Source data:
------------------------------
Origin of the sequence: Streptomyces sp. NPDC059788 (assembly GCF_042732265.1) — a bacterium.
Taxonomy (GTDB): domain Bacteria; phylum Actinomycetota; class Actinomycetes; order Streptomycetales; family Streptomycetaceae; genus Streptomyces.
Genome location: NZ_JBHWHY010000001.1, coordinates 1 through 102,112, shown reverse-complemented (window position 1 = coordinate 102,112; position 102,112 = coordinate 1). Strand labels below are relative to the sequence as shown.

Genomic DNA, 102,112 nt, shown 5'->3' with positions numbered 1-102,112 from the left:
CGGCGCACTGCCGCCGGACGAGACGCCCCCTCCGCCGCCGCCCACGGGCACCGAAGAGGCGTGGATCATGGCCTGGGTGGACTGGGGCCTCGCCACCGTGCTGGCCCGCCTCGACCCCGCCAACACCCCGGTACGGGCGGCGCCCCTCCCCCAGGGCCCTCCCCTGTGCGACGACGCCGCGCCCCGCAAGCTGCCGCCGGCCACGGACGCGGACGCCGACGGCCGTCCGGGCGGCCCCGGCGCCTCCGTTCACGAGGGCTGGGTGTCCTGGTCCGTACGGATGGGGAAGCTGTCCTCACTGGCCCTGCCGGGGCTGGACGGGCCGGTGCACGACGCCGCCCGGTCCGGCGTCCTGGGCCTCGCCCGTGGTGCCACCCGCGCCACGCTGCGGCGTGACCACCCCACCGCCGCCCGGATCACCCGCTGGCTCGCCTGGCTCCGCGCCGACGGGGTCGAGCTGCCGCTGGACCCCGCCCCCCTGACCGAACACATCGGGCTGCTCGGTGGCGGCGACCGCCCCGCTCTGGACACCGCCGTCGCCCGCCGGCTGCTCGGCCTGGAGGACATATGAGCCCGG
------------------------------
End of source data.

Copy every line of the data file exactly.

Origin of the sequence: Streptomyces sp. NPDC059788 (assembly GCF_042732265.1) — a bacterium.
Taxonomy (GTDB): domain Bacteria; phylum Actinomycetota; class Actinomycetes; order Streptomycetales; family Streptomycetaceae; genus Streptomyces.
Genome location: NZ_JBHWHY010000001.1, coordinates 1 through 102,112, shown reverse-complemented (window position 1 = coordinate 102,112; position 102,112 = coordinate 1). Strand labels below are relative to the sequence as shown.

Genomic DNA, 102,112 nt, shown 5'->3' with positions numbered 1-102,112 from the left:
CGGCGCACTGCCGCCGGACGAGACGCCCCCTCCGCCGCCGCCCACGGGCACCGAAGAGGCGTGGATCATGGCCTGGGTGGACTGGGGCCTCGCCACCGTGCTGGCCCGCCTCGACCCCGCCAACACCCCGGTACGGGCGGCGCCCCTCCCCCAGGGCCCTCCCCTGTGCGACGACGCCGCGCCCCGCAAGCTGCCGCCGGCCACGGACGCGGACGCCGACGGCCGTCCGGGCGGCCCCGGCGCCTCCGTTCACGAGGGCTGGGTGTCCTGGTCCGTACGGATGGGGAAGCTGTCCTCACTGGCCCTGCCGGGGCTGGACGGGCCGGTGCACGACGCCGCCCGGTCCGGCGTCCTGGGCCTCGCCCGTGGTGCCACCCGCGCCACGCTGCGGCGTGACCACCCCACCGCCGCCCGGATCACCCGCTGGCTCGCCTGGCTCCGCGCCGACGGGGTCGAGCTGCCGCTGGACCCCGCCCCCCTGACCGAACACATCGGGCTGCTCGGTGGCGGCGACCGCCCCGCTCTGGACACCGCCGTCGCCCGCCGGCTGCTCGGCCTGGAGGACATATGAGCCCGG